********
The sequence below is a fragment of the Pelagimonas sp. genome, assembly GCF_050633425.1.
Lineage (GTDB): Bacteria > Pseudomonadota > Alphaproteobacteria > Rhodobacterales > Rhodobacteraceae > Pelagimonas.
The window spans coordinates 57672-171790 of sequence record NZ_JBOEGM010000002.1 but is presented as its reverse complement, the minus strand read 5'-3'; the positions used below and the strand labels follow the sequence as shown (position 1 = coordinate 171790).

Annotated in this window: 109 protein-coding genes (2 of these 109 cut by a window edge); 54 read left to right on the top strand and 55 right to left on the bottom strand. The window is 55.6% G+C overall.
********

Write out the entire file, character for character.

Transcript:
The sequence below is a fragment of the Pelagimonas sp. genome, assembly GCF_050633425.1.
Lineage (GTDB): Bacteria > Pseudomonadota > Alphaproteobacteria > Rhodobacterales > Rhodobacteraceae > Pelagimonas.
The window spans coordinates 57672-171790 of sequence record NZ_JBOEGM010000002.1 but is presented as its reverse complement, the minus strand read 5'-3'; the positions used below and the strand labels follow the sequence as shown (position 1 = coordinate 171790).

Annotated in this window: 109 protein-coding genes (2 of these 109 cut by a window edge); 54 read left to right on the top strand and 55 right to left on the bottom strand. The window is 55.6% G+C overall.